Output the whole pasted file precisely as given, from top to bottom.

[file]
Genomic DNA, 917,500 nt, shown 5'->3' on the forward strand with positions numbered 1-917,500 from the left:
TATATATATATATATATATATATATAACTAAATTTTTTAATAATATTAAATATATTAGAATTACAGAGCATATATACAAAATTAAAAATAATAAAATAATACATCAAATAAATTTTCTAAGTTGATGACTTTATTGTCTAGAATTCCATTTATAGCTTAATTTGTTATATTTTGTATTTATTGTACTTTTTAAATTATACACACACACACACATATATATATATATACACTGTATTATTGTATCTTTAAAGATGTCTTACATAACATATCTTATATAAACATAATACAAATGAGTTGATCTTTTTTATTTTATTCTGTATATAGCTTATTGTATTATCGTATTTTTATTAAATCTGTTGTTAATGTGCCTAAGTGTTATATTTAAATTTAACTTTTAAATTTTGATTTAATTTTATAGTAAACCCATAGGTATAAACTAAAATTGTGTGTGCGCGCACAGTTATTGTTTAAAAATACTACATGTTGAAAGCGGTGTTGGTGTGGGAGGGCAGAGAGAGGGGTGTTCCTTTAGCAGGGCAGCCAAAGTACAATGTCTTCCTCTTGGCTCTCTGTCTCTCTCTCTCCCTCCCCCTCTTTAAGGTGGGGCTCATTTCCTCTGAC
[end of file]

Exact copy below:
Genomic DNA, 917,500 nt, shown 5'->3' on the forward strand with positions numbered 1-917,500 from the left:
TATATATATATATATATATATATATAACTAAATTTTTTAATAATATTAAATATATTAGAATTACAGAGCATATATACAAAATTAAAAATAATAAAATAATACATCAAATAAATTTTCTAAGTTGATGACTTTATTGTCTAGAATTCCATTTATAGCTTAATTTGTTATATTTTGTATTTATTGTACTTTTTAAATTATACACACACACACACATATATATATATATACACTGTATTATTGTATCTTTAAAGATGTCTTACATAACATATCTTATATAAACATAATACAAATGAGTTGATCTTTTTTATTTTATTCTGTATATAGCTTATTGTATTATCGTATTTTTATTAAATCTGTTGTTAATGTGCCTAAGTGTTATATTTAAATTTAACTTTTAAATTTTGATTTAATTTTATAGTAAACCCATAGGTATAAACTAAAATTGTGTGTGCGCGCACAGTTATTGTTTAAAAATACTACATGTTGAAAGCGGTGTTGGTGTGGGAGGGCAGAGAGAGGGGTGTTCCTTTAGCAGGGCAGCCAAAGTACAATGTCTTCCTCTTGGCTCTCTGTCTCTCTCTCTCCCTCCCCCTCTTTAAGGTGGGGCTCATTTCCTCTGAC